In Major League Baseball, the MVP award goes out at the end of the regular season. It goes to the athlete who has stood out as being the most valuable, above all the rest.
To an individual player, it is a huge accomplishment and honor considered being the elite in your field.
Within baseball, two players, one from the American League and one from the National League respectively, receive this prize each year.
The award's terms incorporate the obvious, which are stats and production for the season. Baseball has more stats than any other sport, but this at least provides an idea of who is in contention.
However, for me, a fan, the MVP means so much more than just that.
A player selflessly plays the game as part of the team, not for his own personal goals. This is by no means a wimp or a loudmouth. His personal goals are for the team and to help the team win.
It is an athlete, proud of his sport’s history, as well as respectful of the veterans who played before him by learning from their wisdom.
The MVP is an athlete who discovers it is not his right to be a professional athlete, but a gift that gets treated as such through hard work and dedication.
Anyone will agree that the first lesson taught in gym class is to be a good sport and a team player. It is the fundamentals of displaying sportsmanship.
Plenty of MVP awards have gone to athletes (aka LeBron James) who do not display these fundamental basics. The kind of message that is being sent is one where stats are all that matter.
That is the furthest thing from the truth. It is so confusing if a player is named "MVP" because they are supposed to be perfect in value to a team. Perfect examples all-around is what I am getting at.
The game of baseball took a beating that goes beyond damage—all the PED talk and the craziness of a list that is destroying baseball name by name. The game deserves to get some of its integrity back.
This only cements why this particular season’s MVP has to be special. A player being one with the obvious quality of having top stats but also who displays what the game of baseball is still. It has to be the story that tops the baseball world by getting everyone to stop and remember why it is America’s pastime.
The answer might be the easiest decision to make.
Simply, it would be to crown Derek Jeter the MVP because he deserves it.
It sends a message to the kids who idolize baseball: that you can play fairly, not being a circus show, not wanting to draw attention to yourself, but to your team, and display the courage to give credit where credit is due, win or lose.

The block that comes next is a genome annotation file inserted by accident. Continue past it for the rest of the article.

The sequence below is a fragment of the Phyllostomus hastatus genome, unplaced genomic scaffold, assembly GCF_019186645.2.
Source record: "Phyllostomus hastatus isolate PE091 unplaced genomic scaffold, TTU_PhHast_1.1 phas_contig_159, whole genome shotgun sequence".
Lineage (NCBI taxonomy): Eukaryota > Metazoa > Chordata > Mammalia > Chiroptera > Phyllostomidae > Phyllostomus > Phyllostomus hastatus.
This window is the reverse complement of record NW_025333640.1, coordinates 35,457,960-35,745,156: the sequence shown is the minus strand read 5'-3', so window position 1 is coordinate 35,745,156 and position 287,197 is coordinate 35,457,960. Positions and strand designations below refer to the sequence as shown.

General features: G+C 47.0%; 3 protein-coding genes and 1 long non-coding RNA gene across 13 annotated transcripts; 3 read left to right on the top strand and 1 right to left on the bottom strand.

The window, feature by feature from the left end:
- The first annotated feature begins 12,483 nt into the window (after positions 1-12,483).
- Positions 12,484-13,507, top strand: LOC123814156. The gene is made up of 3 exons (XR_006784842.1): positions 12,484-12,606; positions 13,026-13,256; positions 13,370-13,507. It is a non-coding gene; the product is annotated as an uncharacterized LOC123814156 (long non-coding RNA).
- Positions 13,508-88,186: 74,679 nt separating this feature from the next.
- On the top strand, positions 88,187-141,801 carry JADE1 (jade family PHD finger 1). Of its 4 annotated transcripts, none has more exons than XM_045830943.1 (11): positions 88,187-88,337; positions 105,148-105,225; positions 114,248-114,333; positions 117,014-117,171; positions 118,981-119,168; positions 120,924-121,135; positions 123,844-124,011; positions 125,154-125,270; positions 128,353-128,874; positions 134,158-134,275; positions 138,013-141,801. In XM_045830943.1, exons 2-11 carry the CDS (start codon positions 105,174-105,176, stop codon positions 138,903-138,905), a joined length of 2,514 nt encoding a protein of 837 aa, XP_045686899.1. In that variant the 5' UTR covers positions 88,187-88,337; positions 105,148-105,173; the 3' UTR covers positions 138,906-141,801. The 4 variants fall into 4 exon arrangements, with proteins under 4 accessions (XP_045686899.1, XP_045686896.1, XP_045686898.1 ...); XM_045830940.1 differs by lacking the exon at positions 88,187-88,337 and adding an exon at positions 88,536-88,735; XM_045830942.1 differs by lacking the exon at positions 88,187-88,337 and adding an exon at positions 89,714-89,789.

Jeter is the template of baseball, and his stats are good enough to be on the list. The persona that Jeter characterizes so consistently is more valuable to baseball than any RBI or home runs hit.
He not only represents the great city of New York but our country as well at the World Baseball Classic, which took place last February. The players vote for a captain who will represent not only the USA but also themselves. Jimmy Rollins, David Wright, Dustin Pedroia, and Kevin Youkilis, to a name a few, all voted for Jeter without hesitation.
If a room full of your own peers, who are the best of the best, elect you to be their captain, it speaks more to society then the stats on the score sheet.
Derek Jeter is the Most Valuable Player this season. He is the Yankees' captain, he is also America’s captain, and he is baseball’s captain.
No one represents baseball to the fans, to the players, and to the world more than Jeter does.
In addition, what this athlete is to the sport of baseball alone says it all.
Baseball would not be what it is without Derek Jeter, and I am not the only one who thinks so:
Rays manager Joe Maddon said it best: “I’m very happy for him. He carries himself in a manner that’s worthy of passing [Lou] Gehrig.”
“I can’t tell you how much I admire Derek Jeter, everything about him. He’s a symbol of everything that’s right about the game, as far as I’m concerned. He’s a great role model for other players. When I tell my kids or grandkids about the great players from my time, I’ll be proud to say I was on the same field with Derek Jeter.”—Howie Kendrick, Angels
“It couldn’t happen to a better person. He’s a great teammate, a great friend. He’s done things the right way. He’s a great leader on this team, so you can’t say enough about Derek Jeter.”—Andy Pettitte after Jeter broke Gehrig’s hits record
“He’s a leader and a winner, and that’s something I’d like to be.”—David Wright, Captain of the New York Mets